The bathrooms have no windows, but there are fans. When I recaulk I make sure the shower or tub hasn't been used in a few days so the area is good and dry, and after caulking, I wait two or three days to be sure the product is completely set.
Please, provide some advice or perhaps help me find a product that works.
A: The caulk is failing because of residual moisture in the air after you bathe or shower. It's good that you have fans in both bathrooms; in fact, they are required by code. But fans usually aren't enough. We believe fans, especially less efficient ones found in older homes, don't move enough air out of the bathroom to remove relative humidity.
It's unfortunate that you don't have windows. Opening a window and leaving the bathroom door open would provide cross ventilation and quickly rid the room of excess moisture.
As we've said many times before, mold needs three things to thrive: air, moisture and a food source. You've got all three. The ambient air is moist from the bathing and showering, and the caulk is the food.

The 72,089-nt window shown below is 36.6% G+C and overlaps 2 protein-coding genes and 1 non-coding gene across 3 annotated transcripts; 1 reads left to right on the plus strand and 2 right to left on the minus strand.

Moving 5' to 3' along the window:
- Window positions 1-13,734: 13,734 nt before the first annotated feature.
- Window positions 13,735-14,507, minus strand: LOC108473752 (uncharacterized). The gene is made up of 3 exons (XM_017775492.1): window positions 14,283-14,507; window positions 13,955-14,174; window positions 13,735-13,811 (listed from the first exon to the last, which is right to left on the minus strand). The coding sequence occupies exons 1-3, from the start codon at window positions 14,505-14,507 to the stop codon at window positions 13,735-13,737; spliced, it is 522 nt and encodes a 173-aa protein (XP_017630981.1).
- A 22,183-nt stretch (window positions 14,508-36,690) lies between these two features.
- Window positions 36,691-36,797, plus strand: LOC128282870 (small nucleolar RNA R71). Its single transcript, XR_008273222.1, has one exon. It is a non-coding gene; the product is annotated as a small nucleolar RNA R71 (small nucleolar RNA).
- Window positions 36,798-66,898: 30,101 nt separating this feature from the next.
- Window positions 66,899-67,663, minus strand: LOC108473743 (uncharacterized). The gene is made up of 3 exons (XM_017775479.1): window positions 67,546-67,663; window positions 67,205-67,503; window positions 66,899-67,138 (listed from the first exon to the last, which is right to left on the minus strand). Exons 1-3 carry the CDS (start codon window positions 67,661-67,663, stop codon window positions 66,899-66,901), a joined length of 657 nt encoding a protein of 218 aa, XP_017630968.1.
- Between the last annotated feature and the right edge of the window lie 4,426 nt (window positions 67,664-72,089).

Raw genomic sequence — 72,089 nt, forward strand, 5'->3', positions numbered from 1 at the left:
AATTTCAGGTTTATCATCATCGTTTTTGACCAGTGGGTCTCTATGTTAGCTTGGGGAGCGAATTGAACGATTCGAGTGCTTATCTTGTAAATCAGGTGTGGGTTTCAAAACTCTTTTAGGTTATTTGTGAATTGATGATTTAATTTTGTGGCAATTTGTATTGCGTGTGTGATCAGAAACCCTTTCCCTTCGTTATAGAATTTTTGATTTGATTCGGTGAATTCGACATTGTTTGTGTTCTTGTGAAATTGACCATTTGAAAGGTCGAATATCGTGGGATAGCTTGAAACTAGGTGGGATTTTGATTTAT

Here's what we'd do to reduce the time you spend operating a caulking gun.
Leave the fan on for 10 minutes or so after each shower. Leave the bathroom door open as much as possible between baths and showers. Wipe down shower after each use to limit dampness.
The next time recaulking is needed, your first job is to remove all the old caulking. A teardrop-shaped paint scraper or the tip of a flat head screwdriver works well for this task. Removal of all the old caulk is particularly important if there is mold or mildew present.
With the old caulk removed, give the area a good rinse with chlorine bleach to kill the mold spores that remain. Use the bleach at full strength and wear rubber gloves for this step. After letting the bleach work for 10 or 15 minutes give the area a rinse with a damp cloth to remove the bleach residue. Then dry the area with a cloth.
Wait a couple of hours to make sure the area is dry. Or better yet dry it with a hair dryer. In any event, the surface must be completely dry before re-caulking. For a visual of this process, go to www.wikihow.com/remove-mold-from-caulk.
The final step is to recaulk the joints. There are a number of products that contain a mildewcide. Because we don't know which you've already tried, we hesitate to make a solid recommendation. We suggest you do a Web search for "mildew-resistant caulk."
There's no magic bullet here. The best you can do to avoid living with a caulking gun in your hand is to practice good moisture control by drying the tub and shower after each use, leaving the fan on longer and keeping the bathroom door open as much as possible.
The Burnett brothers are freelance writers. E-mail: email@example.com